Heavy cruiser

A heavy cruiser is a type of large warship which originated with the British Hawkins class during World War I. They entered service after the war. The Washington Naval Treaty of 1921 restricted cruisers to 10,000 tons displacement and 8-inch (203 mm) guns. As a result of the treaties limits on battleships, major naval powers started to build cruisers, usually armed with eight or ten 8 inch (203 mm) guns. In 1930 the London Naval Treaty split the definition of a cruiser into Heavy Cruiser with guns in excess of 6.1 inch (155 mm) and Light Cruiser with smaller caliber guns (the 10,000 tons limit applied to both).

In the 1930s several navies began to secretly flout the tonnage limits, with the ships of the Japanese Mogami class reaching over 12,000 tons. The largest heavy cruisers build were the German Hipper class and the American Baltimore classe, both reaching over 14,000 tons (as Germany was not a signatory of the treaties and the Baltimores were build in World War II).

However by the mid '30s Britain, France and Italy had ceased building heavy cruisers. A weakness of heavy cruisers was usually too weak armour, caused by tonnage limits, not sufficient against heavy guns. Also the 8-inch (203 mm) was considered inferior to the 6-inch (152 mm) gun, which fired faster and had less weight (so more guns could be carried), while the higher shell-weight of the 8 inch (203 mm) gun was of little advantage as most armour that could withstand a 6 inch (152 mm) hit also withstood a hit by an 8 inch (203 mm) shell. This lead to the construction of 10,000 light cruisers with twelve to fifteen 6 inch (152 mm) guns that were otherwise identical to the heavy cruisers.

The last heavy cruisers were built during World War II, and ultimately resulted in the Alaska class of "large cruiser" which were often referred to as battlecruisers because of their size and armament fulfill the battlecruiser-definition as well.

The category heavy cruiser fell out of use after World War II. Some existing heavy cruisers lasted until the 1970s, sometimes after conversion to guided missile cruisers (general hull symbol CG).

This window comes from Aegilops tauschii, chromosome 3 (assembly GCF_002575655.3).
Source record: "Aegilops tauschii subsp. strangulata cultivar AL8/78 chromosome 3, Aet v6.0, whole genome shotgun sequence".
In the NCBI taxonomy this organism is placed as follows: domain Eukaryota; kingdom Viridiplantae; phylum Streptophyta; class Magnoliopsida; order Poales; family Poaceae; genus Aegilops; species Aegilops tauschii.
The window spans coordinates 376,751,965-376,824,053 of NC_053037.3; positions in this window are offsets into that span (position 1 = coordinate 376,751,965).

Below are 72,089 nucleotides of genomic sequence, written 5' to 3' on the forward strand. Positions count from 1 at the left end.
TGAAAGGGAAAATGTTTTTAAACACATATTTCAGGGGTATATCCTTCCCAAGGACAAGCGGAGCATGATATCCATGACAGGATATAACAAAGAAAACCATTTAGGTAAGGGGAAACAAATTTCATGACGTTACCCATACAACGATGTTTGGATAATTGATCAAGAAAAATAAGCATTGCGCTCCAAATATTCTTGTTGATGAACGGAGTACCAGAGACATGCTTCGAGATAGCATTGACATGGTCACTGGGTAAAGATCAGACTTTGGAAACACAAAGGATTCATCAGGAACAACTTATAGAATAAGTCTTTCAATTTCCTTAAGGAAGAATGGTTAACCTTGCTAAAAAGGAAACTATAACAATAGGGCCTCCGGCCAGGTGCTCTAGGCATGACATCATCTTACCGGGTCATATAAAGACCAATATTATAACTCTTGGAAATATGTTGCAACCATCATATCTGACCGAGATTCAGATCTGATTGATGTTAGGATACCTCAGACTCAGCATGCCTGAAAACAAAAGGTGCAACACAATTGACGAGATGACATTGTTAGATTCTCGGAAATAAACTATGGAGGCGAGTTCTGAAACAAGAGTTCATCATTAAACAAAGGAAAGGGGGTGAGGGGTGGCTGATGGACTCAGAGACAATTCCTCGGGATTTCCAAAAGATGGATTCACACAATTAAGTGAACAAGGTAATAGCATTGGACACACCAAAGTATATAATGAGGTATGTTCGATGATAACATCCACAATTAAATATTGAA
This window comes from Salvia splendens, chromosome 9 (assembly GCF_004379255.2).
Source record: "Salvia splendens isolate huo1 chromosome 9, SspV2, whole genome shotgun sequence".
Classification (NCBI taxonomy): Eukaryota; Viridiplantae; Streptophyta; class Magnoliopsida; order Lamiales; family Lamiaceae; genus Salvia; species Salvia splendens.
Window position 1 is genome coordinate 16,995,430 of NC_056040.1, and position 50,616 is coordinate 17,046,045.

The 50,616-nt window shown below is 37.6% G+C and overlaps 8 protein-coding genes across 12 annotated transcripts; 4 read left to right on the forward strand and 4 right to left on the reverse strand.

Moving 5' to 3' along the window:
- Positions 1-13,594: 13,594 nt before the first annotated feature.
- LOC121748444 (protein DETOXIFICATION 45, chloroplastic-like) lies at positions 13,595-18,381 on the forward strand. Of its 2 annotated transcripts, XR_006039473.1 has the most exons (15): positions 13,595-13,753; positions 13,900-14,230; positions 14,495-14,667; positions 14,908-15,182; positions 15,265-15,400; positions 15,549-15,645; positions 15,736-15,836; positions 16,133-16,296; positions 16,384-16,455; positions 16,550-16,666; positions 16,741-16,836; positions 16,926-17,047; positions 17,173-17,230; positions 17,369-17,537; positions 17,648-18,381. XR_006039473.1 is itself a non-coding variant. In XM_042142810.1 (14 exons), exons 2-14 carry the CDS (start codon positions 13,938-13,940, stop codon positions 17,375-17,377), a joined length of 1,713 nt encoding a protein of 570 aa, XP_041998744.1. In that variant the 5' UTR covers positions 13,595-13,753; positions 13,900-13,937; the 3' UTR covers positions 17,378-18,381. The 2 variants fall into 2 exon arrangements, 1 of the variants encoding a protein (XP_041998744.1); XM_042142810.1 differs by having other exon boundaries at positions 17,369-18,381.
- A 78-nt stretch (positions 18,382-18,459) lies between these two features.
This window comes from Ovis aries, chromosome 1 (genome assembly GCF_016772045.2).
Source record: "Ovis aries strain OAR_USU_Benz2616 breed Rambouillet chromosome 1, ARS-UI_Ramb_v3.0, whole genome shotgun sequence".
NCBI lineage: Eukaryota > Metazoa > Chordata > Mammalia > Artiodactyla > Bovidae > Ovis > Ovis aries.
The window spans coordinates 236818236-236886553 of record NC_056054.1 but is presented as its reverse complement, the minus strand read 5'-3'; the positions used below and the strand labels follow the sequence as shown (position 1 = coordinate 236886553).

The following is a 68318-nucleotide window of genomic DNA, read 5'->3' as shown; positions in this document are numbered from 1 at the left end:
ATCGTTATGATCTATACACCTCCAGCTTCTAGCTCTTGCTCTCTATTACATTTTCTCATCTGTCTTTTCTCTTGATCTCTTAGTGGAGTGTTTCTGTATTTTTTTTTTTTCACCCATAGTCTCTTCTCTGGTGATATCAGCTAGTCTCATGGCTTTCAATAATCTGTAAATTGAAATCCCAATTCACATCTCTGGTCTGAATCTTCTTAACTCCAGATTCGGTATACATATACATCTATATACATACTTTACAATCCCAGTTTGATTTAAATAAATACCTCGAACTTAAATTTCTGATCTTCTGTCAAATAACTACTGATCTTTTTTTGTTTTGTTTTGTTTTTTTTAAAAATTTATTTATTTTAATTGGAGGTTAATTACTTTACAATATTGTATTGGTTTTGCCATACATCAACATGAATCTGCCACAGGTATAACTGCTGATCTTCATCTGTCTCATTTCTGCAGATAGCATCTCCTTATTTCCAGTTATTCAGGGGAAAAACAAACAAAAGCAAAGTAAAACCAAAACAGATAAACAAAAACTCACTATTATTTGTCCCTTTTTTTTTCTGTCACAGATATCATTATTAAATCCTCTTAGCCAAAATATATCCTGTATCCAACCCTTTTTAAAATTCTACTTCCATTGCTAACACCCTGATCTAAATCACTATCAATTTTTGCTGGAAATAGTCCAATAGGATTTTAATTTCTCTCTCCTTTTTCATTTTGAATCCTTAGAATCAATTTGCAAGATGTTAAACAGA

In the United States Navy, the term first came into official use in 1930, with hull classification symbol CA taken over from the Armored cruiser.

Many other nations built or possessed heavy cruisers in the period 1920-1945, namely Britain, Japan, France, Italy, Germany, USSR, Spain, and Australia. They played a similar role to that of armored cruisers 40 years earlier.

The only heavy cruisers in existence today are the USS Des Moines (CA-134) (on hold for possible donation), and USS Salem (a museum ship).

Interestingly, the term "heavy cruiser" has seen a revival in military-oriented science fiction. In Star Trek, USS Enterprise and Enterprise-A were ostensibly of the Constitution class of heavy cruisers. In Babylon 5, Earthforce fields the Hyperion-class heavy cruiser. Many other science fiction universes boast classes of heavy cruisers among their warring factions, and the term seems to be a catchall for larger, heavily-armed warships. Many of these spaceborne heavy cruisers also carry squadrons of fighters, adding a carrier role to their intended mission profile. It is not always clear whether the science fiction writers who use the term heavy cruiser realize that this entire class of vessels was the result of a treaty rather than anything a rational navy would have invented on its own initiative.de:Schwerer Kreuzer pl:Krążownik ciężki


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